Four years ago, I had a vision. It was, as my visions tend to be, simple: a tiny yellow painted kitchen with a window over the sink. Candles. Music. Laughter. At the time, I was going through a divorce and there was very little to laugh about. I had no idea where we were going, let alone where we were going to live. And then this yellow kitchen scene appeared in my mind’s eye. I didn’t know what it meant or where it was. I don’t even like yellow very much. But after years of visioning scenes, characters and stories as a writer, I knew enough to tuck it away, trusting that the vision would become clear when the time was right.
A few weeks later, I walked into the seventh house I’d toured in my search for our new home. The side porch door opened into a tiny yellow kitchen. There was a window trimmed with little white shutters over the sink.
We moved in 17 days later.
Fast forward to last night. The night before my birthday. My two teenagers – one boy, one girl – and I are hanging out in our kitchen. Someone is always tripping over the two dogs, this kitchen is too tiny for all of us. They are making late-night chicken nuggets after I brought my son home from work. He smells like pizza. He had a tough night, working the counter serving customers and having to use his newly acquired social skills and confidence. She wants to know how it went. He regales us with tales of his customer service adventures in a carryout pizza joint. Hysteria ensues as each of us adds on to the others’ wise cracks. They tease me and I am laughing so hard I can’t program the oven. Which is even funnier, apparently. 🙂 Nuggets are flying. Giggles erupt as they both easily grab something from a cabinet that I am too short to reach. Candles flicker on the table. Spongebob Squarepants’ theme music drifts out from my girl’s room. My kids are bantering with each other now. I decide to leave them be.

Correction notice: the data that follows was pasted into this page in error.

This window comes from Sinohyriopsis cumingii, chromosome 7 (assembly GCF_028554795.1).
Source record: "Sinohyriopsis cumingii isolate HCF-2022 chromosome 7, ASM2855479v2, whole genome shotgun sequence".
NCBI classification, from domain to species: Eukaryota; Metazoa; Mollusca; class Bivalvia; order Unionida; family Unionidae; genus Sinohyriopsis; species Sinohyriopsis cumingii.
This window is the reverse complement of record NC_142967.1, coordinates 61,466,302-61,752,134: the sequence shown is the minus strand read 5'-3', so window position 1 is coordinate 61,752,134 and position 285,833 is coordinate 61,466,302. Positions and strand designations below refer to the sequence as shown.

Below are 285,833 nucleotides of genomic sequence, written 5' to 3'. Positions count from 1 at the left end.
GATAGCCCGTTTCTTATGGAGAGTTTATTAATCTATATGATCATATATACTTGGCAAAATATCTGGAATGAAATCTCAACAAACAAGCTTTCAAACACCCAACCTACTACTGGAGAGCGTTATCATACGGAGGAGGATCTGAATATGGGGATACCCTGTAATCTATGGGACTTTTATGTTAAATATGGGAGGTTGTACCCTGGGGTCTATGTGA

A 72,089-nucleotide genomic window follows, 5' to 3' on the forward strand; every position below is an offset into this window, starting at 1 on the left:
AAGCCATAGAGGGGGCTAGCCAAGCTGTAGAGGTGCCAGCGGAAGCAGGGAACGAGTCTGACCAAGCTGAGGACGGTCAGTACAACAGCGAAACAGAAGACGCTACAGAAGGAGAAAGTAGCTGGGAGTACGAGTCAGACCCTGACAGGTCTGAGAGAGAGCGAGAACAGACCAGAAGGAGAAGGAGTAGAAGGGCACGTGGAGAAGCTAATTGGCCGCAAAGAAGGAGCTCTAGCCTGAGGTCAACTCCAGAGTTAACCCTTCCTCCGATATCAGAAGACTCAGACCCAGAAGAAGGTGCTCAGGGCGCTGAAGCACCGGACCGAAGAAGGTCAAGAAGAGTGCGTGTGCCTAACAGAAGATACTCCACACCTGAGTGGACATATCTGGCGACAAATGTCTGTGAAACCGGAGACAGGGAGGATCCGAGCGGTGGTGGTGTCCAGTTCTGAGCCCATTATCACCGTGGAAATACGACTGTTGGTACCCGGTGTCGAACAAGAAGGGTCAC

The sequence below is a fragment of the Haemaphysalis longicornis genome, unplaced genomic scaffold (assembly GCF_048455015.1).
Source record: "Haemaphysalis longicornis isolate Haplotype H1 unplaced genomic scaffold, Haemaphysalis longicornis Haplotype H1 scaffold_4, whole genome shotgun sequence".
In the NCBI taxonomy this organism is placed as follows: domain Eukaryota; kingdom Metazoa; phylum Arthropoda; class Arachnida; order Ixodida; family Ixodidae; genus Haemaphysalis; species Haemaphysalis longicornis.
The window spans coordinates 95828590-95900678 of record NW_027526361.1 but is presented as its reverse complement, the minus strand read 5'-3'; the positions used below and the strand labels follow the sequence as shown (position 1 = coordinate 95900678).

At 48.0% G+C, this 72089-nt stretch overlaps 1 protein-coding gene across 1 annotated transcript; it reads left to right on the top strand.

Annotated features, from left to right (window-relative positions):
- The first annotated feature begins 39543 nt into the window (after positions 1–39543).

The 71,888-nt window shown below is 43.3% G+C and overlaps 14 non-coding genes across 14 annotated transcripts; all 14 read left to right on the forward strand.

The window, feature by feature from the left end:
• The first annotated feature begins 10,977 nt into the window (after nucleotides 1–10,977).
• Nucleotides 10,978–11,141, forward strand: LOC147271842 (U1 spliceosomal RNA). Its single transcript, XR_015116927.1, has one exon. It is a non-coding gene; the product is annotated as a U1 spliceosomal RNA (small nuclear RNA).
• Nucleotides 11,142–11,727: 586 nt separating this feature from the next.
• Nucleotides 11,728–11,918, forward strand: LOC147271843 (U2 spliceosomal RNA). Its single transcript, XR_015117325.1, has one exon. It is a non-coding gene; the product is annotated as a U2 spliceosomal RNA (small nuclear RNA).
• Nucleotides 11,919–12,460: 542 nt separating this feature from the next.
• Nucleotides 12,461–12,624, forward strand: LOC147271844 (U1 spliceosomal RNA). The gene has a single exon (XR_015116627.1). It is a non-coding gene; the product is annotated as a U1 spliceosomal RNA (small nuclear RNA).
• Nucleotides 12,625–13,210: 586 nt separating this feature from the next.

I climb the 13 steps to my room as I do every evening. Something makes me stop, turn around and sit on the top stair. The voices and laughter of my nearly-grown children drift up the stairs. It comforts me. This is how they used to be, long ago, when they were littles. I close my eyes. I want to pause this bittersweet moment forever. The challenges we’ve overcome – individually and as a family – to get here have been no small feat. I’m sure there will be more. There is always more. But right here, right now. This:
A little yellow painted kitchen with a window over the sink. Candles. Music (Spongebob Squarepants theme music, but still). Laughter.
Best. Gift. Ever.